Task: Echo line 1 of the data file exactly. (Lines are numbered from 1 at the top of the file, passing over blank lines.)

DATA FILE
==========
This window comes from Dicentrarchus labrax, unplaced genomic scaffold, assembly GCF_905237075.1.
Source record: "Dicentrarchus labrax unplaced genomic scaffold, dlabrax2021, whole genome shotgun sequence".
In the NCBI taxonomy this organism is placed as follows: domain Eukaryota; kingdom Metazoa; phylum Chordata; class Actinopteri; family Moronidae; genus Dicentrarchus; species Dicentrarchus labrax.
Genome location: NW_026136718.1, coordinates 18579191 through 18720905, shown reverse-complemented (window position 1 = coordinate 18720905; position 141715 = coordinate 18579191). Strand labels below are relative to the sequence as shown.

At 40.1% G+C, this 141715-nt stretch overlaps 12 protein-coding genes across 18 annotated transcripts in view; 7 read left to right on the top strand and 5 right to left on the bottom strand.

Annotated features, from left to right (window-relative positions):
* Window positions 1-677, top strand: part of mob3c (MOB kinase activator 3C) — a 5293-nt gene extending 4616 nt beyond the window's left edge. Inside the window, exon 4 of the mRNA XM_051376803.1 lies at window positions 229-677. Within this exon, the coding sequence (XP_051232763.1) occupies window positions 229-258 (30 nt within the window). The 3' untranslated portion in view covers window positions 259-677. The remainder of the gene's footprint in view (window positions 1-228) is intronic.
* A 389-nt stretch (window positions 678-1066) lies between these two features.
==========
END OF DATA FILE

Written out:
This window comes from Dicentrarchus labrax, unplaced genomic scaffold, assembly GCF_905237075.1.